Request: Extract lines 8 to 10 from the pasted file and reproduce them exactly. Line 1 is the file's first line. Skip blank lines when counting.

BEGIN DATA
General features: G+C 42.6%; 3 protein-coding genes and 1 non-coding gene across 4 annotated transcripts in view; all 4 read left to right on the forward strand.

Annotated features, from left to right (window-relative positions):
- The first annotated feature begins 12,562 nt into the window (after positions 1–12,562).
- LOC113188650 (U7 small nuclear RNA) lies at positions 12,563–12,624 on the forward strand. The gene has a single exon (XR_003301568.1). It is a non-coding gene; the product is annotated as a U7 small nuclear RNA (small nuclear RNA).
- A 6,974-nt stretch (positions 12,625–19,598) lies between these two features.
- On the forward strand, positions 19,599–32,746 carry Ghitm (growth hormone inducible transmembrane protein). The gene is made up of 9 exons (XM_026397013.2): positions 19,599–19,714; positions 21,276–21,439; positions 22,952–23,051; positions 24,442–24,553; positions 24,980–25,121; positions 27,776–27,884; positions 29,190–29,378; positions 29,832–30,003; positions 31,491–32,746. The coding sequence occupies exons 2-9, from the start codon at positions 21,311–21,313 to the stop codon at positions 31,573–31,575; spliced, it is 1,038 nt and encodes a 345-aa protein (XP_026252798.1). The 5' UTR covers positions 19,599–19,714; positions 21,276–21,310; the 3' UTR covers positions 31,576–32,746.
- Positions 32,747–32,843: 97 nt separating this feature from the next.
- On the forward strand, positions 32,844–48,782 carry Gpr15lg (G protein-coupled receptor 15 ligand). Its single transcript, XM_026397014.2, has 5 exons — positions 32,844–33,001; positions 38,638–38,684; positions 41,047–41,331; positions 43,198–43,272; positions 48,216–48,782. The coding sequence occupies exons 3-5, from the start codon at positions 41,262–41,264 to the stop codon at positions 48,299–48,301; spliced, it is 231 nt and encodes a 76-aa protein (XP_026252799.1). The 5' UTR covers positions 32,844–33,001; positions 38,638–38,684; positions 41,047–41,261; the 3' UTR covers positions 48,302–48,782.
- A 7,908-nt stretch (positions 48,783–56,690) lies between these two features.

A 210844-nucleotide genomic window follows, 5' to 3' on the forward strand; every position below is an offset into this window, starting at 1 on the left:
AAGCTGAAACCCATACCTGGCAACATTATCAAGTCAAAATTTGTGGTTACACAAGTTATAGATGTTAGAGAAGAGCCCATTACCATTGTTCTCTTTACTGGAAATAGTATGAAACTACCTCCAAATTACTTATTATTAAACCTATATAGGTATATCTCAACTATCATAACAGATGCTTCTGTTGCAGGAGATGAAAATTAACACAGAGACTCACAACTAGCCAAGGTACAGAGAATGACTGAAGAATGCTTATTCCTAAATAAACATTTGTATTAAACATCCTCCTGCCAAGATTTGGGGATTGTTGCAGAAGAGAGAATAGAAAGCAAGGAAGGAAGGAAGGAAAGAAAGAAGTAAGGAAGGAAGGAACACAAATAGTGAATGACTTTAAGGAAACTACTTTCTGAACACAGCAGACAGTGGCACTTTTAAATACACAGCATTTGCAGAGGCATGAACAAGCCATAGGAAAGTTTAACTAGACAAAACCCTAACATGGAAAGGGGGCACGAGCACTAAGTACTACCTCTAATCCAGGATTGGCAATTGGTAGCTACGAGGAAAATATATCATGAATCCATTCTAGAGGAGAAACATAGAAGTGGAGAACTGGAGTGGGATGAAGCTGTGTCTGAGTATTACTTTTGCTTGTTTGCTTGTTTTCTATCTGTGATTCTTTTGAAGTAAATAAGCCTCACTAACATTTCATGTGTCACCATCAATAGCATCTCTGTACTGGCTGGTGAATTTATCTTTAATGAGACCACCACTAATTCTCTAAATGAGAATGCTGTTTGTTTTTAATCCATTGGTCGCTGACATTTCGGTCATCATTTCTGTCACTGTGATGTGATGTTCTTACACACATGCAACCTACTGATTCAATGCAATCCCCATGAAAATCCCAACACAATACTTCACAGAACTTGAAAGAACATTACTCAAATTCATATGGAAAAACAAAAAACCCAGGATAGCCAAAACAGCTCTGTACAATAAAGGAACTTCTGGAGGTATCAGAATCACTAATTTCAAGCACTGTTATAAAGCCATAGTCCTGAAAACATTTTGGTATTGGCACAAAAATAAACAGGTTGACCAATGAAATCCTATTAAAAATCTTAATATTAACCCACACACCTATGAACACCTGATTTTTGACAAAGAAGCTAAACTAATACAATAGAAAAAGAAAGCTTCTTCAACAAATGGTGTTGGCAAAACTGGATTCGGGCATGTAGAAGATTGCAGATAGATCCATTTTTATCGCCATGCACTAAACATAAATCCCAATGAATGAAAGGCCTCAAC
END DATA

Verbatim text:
- On the forward strand, positions 32,844–48,782 carry Gpr15lg (G protein-coupled receptor 15 ligand). Its single transcript, XM_026397014.2, has 5 exons — positions 32,844–33,001; positions 38,638–38,684; positions 41,047–41,331; positions 43,198–43,272; positions 48,216–48,782. The coding sequence occupies exons 3-5, from the start codon at positions 41,262–41,264 to the stop codon at positions 48,299–48,301; spliced, it is 231 nt and encodes a 76-aa protein (XP_026252799.1). The 5' UTR covers positions 32,844–33,001; positions 38,638–38,684; positions 41,047–41,261; the 3' UTR covers positions 48,302–48,782.
- A 7,908-nt stretch (positions 48,783–56,690) lies between these two features.

A 210844-nucleotide genomic window follows, 5' to 3' on the forward strand; every position below is an offset into this window, starting at 1 on the left: